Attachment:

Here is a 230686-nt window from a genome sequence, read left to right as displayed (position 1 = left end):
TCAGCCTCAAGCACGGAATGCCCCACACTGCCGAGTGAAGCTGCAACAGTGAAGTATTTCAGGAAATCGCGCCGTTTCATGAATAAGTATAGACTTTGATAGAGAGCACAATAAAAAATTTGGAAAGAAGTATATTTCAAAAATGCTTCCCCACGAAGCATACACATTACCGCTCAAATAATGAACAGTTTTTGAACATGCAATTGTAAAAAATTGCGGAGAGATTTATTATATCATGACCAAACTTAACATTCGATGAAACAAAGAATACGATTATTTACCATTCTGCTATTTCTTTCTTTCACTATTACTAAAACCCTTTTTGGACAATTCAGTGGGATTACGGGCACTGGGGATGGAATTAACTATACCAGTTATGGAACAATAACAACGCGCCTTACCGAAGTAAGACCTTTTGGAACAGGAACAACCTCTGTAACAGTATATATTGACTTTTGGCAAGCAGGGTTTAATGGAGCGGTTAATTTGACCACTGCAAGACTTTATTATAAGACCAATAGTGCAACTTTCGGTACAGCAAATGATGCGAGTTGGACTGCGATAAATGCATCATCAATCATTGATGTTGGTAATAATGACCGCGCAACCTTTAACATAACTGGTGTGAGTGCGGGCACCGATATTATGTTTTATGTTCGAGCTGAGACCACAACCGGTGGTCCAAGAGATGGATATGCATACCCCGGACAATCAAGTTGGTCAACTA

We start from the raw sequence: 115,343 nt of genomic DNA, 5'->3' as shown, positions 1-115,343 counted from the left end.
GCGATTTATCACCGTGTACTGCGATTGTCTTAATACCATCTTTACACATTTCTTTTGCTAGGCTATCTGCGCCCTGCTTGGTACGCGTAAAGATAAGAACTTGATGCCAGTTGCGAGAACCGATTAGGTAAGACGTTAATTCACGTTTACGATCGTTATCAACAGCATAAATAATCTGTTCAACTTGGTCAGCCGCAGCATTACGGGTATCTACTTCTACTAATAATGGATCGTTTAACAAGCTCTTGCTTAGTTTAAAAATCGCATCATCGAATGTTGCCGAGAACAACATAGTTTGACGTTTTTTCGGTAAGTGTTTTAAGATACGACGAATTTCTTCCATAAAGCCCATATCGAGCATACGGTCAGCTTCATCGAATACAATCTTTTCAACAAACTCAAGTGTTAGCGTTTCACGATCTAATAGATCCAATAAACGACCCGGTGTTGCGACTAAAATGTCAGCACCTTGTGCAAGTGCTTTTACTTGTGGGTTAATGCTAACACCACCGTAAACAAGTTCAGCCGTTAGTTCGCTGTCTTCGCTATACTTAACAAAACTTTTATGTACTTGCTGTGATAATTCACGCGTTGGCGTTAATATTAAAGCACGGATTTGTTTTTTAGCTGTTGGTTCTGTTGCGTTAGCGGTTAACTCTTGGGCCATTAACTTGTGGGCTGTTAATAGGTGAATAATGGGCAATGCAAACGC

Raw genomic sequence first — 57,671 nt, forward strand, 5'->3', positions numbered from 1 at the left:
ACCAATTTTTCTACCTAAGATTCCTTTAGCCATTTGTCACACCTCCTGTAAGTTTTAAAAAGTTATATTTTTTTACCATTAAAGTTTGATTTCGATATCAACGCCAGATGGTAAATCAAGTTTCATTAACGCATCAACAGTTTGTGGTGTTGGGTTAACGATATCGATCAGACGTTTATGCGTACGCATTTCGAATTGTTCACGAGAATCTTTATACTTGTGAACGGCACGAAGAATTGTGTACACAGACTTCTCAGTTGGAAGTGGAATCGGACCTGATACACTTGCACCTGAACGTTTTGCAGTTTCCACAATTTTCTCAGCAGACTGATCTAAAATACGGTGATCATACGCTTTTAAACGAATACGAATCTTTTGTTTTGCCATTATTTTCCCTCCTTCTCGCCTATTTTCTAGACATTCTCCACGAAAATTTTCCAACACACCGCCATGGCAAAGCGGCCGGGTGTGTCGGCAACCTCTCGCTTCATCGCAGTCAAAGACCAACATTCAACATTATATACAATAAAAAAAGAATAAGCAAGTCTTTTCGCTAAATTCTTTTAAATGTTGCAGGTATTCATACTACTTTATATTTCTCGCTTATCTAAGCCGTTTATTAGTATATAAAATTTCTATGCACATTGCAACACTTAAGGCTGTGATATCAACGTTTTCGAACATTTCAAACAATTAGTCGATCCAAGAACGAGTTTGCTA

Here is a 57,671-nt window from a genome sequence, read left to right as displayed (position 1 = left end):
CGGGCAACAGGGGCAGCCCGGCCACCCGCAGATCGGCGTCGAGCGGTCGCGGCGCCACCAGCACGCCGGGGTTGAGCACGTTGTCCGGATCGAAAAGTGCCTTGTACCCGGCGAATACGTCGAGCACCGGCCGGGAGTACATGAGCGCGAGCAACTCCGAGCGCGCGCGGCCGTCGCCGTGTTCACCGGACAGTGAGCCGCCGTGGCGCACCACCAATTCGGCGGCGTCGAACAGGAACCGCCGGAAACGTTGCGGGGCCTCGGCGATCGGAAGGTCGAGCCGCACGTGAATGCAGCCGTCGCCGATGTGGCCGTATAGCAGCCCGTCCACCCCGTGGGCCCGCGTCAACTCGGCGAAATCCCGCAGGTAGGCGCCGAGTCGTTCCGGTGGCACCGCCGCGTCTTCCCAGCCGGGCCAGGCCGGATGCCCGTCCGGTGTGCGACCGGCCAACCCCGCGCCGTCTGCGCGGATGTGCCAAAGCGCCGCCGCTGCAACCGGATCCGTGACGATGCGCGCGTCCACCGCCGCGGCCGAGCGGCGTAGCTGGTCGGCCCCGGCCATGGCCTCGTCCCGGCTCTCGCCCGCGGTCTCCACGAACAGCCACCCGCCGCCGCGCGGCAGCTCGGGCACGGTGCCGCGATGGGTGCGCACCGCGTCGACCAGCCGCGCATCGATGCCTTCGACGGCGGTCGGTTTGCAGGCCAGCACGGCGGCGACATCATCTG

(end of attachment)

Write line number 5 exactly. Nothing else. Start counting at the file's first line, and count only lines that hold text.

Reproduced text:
Raw genomic sequence first — 57,671 nt, forward strand, 5'->3', positions numbered from 1 at the left: